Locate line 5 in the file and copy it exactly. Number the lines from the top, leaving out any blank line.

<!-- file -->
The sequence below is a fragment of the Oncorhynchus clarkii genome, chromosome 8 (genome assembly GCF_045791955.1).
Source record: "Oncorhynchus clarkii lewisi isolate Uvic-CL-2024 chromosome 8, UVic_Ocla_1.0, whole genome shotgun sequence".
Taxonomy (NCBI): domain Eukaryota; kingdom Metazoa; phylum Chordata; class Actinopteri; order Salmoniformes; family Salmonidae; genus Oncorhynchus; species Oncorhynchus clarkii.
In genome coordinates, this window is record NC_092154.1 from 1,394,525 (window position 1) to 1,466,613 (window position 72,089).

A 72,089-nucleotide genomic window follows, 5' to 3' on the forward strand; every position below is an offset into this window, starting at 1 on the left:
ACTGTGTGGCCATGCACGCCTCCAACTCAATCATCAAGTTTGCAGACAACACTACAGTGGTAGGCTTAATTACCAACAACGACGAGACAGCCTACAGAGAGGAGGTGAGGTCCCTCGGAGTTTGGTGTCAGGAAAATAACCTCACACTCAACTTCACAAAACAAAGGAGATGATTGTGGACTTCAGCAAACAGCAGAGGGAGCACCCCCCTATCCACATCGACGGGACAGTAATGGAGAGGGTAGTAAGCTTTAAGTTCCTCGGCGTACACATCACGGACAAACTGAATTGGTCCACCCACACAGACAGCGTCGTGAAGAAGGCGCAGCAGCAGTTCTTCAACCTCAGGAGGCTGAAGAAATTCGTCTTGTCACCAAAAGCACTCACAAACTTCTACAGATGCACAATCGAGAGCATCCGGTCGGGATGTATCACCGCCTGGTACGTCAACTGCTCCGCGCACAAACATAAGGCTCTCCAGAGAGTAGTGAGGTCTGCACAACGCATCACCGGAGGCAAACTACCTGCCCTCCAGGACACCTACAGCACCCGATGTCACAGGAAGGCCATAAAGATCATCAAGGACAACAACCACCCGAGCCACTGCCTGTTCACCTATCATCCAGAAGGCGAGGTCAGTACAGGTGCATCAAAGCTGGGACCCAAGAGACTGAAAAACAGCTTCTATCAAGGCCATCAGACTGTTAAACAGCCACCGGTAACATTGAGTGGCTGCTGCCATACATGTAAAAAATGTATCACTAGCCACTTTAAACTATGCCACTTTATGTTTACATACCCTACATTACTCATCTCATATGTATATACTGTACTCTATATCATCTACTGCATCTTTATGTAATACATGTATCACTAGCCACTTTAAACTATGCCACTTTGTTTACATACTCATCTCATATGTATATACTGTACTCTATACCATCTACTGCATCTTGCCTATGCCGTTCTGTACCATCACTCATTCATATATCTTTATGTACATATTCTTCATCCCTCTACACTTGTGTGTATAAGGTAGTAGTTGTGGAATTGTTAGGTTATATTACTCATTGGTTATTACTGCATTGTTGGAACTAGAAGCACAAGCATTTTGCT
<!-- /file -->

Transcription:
A 72,089-nucleotide genomic window follows, 5' to 3' on the forward strand; every position below is an offset into this window, starting at 1 on the left: